CAPTIVITY OF THE TEN TRIBES.

Though the altars and groves were demolished among the ten tribes by the Israelites, returning from the feast of the passover, the tendency to worship idols remained among a large part of the people. The reformation, even when deep and permanent, was not extensive enough to produce more than a temporary eddy in the strong current which was bearing the nation to ruin. Mere sympathy mingled with genuine religious feeling, and did not long survive the occasion which called it forth. The spirit of the movement began to decline, and the multitude who had been awed into silence by its resistless impulse, soon regained confidence, and rebuilt their altars. Hosea expresses the temporary character of the reform in the melting expostulation, “O Ephraim, what shall I do unto thee ? 0 Judah, what shall I do unto thee? for your goodness is as the morning cloud, and as the early dew it goeth away. For I desired mercy and not sacrifice, and the knowledge of God more than burntofferings.” They had been liberal in offerings at the temple on the late occasion, but in too many cases they forgot their professions of love and obedience to God, and violated the principles of justice and humanity. They did not, in their daily lives, follow up their sacrifices by works “ meet for repentance."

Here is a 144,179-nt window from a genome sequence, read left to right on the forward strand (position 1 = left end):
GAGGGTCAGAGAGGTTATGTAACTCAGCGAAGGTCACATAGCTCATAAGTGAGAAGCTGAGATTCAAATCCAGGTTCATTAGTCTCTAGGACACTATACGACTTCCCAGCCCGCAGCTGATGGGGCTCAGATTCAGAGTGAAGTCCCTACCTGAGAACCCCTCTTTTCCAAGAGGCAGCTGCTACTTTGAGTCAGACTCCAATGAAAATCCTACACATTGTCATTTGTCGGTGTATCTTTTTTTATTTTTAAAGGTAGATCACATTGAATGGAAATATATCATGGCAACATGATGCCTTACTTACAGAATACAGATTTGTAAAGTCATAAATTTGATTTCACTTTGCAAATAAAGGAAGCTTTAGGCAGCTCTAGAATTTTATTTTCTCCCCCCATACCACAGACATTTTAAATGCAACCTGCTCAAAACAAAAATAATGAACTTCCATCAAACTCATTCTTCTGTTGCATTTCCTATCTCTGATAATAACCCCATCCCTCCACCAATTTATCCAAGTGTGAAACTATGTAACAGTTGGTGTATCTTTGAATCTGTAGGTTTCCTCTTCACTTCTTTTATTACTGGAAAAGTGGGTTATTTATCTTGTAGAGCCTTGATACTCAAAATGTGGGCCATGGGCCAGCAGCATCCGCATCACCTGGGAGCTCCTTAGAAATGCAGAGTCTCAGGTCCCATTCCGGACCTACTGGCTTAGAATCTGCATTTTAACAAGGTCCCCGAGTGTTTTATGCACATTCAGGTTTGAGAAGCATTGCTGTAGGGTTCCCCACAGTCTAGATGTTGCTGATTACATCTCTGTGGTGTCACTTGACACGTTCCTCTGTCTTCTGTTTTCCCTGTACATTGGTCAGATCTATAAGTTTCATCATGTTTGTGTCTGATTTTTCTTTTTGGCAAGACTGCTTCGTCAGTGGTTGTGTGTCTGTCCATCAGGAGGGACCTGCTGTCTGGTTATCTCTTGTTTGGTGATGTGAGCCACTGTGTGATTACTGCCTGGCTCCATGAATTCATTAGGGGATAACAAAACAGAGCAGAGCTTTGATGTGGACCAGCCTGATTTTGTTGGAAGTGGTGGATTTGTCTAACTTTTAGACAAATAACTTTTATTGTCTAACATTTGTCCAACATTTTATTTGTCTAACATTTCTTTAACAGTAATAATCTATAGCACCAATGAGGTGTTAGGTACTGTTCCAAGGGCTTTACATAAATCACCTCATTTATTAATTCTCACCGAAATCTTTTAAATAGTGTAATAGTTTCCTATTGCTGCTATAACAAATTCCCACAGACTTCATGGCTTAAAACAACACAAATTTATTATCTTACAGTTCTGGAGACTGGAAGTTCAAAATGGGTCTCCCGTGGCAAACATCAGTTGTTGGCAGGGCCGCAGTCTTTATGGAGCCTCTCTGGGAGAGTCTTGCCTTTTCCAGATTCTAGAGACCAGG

The cup of their iniquity was now full. The power of reproof and threatening, of love and winning invitation, had been of no avail to turn them from apostasy. A gleam of hope, like the going forth of the morning, had been kindled by the disposition of a few to return to their allegiance, but it soon waned into darkness, and a long night of calamity settled down on the land. The honor of God forbade that his name should be profaned any longer in the sight of the heathen. The overthrow of the kingdom, begun about twenty years before by Tiglath-pilezer, was now completed in the ninth year of Hoshea, and the sixth of Hezekiah. Shalmaneser, after a siege of three years, took Samaria, carried “ Israel into Assyria, and put them in Halah and Habor, by the river of Gozan, and in the cities of the Medes."